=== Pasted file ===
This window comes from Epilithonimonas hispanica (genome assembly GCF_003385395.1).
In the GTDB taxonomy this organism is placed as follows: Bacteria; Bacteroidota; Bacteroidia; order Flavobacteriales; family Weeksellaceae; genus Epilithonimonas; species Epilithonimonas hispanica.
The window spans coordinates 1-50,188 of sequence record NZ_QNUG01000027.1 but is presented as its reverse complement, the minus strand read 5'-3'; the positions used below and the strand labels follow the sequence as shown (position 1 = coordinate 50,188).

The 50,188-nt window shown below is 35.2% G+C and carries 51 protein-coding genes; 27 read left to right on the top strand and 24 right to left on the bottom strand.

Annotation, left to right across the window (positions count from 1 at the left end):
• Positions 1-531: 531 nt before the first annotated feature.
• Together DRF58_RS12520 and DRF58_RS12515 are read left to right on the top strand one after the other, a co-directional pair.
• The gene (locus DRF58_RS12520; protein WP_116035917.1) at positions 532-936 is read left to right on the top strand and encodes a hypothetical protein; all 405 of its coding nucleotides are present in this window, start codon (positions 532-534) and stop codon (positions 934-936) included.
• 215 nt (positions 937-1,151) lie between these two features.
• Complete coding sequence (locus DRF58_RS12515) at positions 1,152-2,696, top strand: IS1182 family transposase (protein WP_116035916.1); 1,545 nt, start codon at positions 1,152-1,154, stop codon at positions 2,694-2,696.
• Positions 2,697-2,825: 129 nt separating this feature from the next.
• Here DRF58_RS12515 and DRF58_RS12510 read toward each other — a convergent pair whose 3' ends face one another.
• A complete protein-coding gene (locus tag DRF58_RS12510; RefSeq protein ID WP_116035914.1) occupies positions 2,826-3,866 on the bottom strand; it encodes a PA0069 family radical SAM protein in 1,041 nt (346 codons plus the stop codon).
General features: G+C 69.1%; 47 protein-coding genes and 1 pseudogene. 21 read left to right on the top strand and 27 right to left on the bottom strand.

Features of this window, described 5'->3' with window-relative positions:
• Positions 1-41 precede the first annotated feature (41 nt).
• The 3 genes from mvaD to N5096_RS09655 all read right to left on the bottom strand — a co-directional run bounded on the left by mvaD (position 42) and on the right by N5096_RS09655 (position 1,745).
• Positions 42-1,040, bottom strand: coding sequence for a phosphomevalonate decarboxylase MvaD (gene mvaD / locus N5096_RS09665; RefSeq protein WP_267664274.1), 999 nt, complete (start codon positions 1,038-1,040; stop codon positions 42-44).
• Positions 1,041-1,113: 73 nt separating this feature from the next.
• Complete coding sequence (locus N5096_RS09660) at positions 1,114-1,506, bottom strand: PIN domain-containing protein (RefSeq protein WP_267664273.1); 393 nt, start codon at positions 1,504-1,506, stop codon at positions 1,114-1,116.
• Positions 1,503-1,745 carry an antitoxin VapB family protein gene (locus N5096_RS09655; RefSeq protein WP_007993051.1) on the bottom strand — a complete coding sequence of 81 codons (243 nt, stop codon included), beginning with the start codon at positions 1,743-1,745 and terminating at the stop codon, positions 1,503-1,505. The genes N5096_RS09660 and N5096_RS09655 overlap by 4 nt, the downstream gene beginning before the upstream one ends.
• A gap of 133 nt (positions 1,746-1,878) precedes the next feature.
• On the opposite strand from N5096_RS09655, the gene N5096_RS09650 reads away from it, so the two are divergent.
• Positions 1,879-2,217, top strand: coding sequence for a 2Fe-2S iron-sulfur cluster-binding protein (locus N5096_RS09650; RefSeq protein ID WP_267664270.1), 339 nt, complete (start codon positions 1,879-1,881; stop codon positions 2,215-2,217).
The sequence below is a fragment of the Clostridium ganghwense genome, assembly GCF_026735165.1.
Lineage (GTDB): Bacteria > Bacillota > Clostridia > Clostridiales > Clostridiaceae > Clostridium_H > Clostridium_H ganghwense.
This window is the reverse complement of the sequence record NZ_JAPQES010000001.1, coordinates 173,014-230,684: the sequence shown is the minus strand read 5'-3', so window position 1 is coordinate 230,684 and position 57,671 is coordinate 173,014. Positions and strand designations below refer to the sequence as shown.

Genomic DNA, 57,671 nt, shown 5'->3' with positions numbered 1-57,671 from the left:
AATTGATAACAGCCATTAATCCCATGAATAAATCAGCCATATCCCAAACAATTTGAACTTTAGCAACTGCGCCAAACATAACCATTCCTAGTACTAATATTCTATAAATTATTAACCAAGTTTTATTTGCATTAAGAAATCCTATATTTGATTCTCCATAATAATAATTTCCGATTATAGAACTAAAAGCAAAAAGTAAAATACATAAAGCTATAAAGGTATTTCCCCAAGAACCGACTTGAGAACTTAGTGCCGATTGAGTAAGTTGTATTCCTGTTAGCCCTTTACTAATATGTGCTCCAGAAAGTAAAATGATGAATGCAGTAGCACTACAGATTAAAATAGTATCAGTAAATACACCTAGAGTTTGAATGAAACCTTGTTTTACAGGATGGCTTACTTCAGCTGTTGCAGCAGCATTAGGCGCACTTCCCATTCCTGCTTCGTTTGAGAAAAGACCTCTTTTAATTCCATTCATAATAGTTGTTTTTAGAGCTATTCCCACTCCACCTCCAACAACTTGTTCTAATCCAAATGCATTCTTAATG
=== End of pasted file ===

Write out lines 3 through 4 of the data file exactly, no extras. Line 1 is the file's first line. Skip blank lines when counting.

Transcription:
The window spans coordinates 1-50,188 of sequence record NZ_QNUG01000027.1 but is presented as its reverse complement, the minus strand read 5'-3'; the positions used below and the strand labels follow the sequence as shown (position 1 = coordinate 50,188).

The 50,188-nt window shown below is 35.2% G+C and carries 51 protein-coding genes; 27 read left to right on the top strand and 24 right to left on the bottom strand.